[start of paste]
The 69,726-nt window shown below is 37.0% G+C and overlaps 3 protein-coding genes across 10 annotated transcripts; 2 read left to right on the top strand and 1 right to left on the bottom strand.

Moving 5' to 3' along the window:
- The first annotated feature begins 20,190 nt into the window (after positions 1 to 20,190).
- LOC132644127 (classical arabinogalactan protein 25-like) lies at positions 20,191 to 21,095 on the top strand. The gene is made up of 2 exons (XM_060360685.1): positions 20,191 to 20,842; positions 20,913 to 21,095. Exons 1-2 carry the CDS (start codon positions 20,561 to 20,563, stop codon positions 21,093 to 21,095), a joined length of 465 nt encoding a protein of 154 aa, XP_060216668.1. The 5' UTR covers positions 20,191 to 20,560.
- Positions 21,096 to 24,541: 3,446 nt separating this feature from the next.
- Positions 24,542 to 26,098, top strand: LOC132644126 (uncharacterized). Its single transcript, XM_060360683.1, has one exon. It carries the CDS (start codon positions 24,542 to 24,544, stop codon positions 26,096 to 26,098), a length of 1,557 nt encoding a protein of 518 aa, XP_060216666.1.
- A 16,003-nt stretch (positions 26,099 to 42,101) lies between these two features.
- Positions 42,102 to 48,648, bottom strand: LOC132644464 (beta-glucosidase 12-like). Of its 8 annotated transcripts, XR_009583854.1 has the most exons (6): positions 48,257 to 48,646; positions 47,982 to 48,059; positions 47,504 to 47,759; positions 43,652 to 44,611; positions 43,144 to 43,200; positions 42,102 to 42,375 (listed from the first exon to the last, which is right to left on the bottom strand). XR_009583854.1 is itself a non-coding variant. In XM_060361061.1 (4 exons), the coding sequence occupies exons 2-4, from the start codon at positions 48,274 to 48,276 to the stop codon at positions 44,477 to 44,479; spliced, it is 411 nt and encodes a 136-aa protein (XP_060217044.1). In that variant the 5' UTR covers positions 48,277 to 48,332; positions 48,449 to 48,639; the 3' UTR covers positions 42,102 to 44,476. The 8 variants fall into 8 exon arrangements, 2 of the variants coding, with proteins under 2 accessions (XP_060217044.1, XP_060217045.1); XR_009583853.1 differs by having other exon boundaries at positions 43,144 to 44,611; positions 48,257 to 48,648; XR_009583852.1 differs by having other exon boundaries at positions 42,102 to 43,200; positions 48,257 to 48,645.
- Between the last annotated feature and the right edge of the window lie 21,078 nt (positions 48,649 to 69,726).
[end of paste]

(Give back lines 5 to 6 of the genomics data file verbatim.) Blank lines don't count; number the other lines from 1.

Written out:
- Positions 21,096 to 24,541: 3,446 nt separating this feature from the next.
- Positions 24,542 to 26,098, top strand: LOC132644126 (uncharacterized). Its single transcript, XM_060360683.1, has one exon. It carries the CDS (start codon positions 24,542 to 24,544, stop codon positions 26,096 to 26,098), a length of 1,557 nt encoding a protein of 518 aa, XP_060216666.1.